Supernatural being, or Masonic intriguer? Which was the mysterious Monsieur le Comte de St. Germain?
Thus reads the description for my latest video, “The Mystery of Comte de St. Germain”, published to YouTube on April 4, 2017. The clip, which clocks in at 5 minutes and 48 seconds, can hopefully be viewed at the top of today’s blog entry.
Writing in 1912, Isabel Cooper-Oakley reported that at that time no coherent, detailed account of Monsieur le Comte de St. Germain had appeared. At least as of 1912, details about St. Germain lay “buried in the secret archives of many princely and noble families.” 
Even now, more than one-hundred years later, no hard-nosed biography seems to be available and books are limited mostly to the bias of the late Elizabeth Clare Prophet.
It has been ascertained, at least, that the Comte de St. Germain is NOT the same person as Count Robert de St. Germain, a Jesuit born in 1708 who served as Minister of War under the French king, Louis XVI.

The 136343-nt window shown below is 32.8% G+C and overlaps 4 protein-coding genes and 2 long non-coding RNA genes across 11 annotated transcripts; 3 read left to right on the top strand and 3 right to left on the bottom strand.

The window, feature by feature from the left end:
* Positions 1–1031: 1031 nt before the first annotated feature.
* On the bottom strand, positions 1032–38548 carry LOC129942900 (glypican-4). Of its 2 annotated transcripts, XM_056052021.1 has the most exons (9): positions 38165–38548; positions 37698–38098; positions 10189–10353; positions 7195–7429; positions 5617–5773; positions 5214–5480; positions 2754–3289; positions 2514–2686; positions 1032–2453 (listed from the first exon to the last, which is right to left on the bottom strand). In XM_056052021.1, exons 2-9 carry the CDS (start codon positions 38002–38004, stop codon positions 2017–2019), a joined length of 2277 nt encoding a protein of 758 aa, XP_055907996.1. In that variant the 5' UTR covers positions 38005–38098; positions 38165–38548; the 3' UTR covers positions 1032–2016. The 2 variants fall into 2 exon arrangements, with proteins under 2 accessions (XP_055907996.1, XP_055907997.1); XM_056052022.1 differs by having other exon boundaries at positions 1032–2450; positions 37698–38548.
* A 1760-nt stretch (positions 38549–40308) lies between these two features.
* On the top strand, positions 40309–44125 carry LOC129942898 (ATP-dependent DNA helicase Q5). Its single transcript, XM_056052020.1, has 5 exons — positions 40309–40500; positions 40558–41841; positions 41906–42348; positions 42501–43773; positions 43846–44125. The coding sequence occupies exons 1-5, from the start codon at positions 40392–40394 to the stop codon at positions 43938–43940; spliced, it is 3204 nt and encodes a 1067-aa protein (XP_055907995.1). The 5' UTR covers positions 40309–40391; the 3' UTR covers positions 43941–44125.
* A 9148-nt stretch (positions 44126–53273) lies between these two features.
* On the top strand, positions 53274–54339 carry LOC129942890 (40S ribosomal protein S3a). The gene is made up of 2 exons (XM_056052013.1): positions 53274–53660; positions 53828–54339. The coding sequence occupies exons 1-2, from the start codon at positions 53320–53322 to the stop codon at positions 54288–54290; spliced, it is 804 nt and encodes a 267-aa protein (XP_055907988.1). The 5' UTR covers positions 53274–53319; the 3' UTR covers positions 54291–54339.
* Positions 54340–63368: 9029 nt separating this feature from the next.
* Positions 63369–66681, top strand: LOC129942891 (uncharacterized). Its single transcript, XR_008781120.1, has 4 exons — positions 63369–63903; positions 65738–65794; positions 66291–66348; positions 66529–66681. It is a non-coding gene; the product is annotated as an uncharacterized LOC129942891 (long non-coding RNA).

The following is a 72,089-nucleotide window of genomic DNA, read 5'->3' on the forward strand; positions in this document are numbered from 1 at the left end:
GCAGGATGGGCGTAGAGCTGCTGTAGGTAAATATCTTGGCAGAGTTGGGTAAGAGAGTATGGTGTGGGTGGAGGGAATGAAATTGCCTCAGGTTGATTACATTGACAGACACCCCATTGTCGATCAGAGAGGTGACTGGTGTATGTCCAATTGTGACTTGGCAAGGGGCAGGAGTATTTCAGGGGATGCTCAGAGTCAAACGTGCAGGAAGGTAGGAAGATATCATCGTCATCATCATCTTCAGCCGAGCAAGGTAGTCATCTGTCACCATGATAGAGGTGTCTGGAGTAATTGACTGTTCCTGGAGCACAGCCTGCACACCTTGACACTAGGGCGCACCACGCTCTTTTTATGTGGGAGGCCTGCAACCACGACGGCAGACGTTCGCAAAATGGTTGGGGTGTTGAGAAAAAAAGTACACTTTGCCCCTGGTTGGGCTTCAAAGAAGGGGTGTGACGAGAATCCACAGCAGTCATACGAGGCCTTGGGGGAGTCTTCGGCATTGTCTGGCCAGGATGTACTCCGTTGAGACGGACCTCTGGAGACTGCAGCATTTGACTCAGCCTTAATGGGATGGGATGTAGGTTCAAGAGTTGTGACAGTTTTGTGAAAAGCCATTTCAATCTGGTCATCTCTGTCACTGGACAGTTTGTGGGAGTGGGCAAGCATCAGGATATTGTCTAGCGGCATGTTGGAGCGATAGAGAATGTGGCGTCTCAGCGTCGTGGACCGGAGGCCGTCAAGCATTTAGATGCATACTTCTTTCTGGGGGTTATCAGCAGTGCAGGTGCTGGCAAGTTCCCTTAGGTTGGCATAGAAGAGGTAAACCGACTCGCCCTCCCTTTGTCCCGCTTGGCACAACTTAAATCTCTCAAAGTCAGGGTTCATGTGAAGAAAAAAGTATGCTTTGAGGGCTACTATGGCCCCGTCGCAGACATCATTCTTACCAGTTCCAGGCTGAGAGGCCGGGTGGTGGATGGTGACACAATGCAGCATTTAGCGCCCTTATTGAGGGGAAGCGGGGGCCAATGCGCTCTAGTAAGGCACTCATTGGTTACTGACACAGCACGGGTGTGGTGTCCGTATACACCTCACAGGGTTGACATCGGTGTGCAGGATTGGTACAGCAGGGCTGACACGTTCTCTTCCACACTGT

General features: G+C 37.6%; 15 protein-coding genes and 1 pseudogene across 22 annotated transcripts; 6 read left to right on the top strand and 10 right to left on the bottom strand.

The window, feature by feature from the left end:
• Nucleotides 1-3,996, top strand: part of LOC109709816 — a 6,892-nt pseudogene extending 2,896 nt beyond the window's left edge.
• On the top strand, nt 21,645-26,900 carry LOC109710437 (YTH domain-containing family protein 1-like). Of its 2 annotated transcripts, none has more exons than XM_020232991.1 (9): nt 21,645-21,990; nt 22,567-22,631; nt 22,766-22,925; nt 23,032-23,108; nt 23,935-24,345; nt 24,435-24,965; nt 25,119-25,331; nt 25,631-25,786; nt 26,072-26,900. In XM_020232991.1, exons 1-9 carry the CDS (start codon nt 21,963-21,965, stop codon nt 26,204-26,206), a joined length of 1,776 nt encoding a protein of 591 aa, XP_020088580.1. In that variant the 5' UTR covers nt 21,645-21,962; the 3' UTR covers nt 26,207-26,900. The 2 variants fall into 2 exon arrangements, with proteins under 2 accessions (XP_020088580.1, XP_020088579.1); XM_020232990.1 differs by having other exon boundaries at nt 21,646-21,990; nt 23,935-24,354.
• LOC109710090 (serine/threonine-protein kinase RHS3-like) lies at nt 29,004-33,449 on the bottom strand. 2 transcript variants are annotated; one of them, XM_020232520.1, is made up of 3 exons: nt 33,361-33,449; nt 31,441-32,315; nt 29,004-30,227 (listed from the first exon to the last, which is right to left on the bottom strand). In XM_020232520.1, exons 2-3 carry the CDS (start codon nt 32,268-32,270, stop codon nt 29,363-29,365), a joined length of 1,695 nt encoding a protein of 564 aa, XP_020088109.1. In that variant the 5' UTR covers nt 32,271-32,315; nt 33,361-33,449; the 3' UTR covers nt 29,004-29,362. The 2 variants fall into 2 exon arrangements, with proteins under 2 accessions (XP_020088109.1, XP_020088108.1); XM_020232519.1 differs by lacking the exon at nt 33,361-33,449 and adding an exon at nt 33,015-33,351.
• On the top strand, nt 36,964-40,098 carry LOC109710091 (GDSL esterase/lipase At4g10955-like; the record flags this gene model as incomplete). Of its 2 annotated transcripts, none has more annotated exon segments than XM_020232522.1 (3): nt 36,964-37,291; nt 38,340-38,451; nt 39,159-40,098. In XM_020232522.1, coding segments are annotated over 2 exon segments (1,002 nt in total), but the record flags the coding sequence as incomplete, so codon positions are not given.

There are two perspectives: (1) that represented by followers of the late Elizabeth Clare Prophet, who actually pray to St. Germain; and (2) skeptics such as the late Nesta H. Webster, who considered le Comte de St. Germain to be a clever magician who appeared soon before the French Revolution.
The supernatural perspective is supported, for example, by the Landgraf von Hessen-Phillips-Barchfeld, who once told an amazing story about Monsieur le Comte de St. Germain. Was he, in age, of supernatural years? The Landgraf noted that St. Germain was mysteriously acquainted with details of bygone times about which only contemporaries of those periods could possibly know. 
Could it be that St. Germain was hundreds of years old, had discovered an elixir of youth, and constantly appeared to be a middle-aged man? Was the Comte 1500 years old? The Abbe Barruel interpreted this to mean Masonic years, in other words, according to the degree reached in Freemasonry one is said to have attained several years, so that “it might be quite possible for an exalted adept to attain the age of 1,500.” 
——- Sources ——-
 The Comte de St. Germain, by Isabel Cooper-Oakley (1912). Republished by ForgottenBooks.org
 Secret Societies and Subversive Movements, by Nesta H. Webster. Brooklyn: A&B Book Publishers, 1994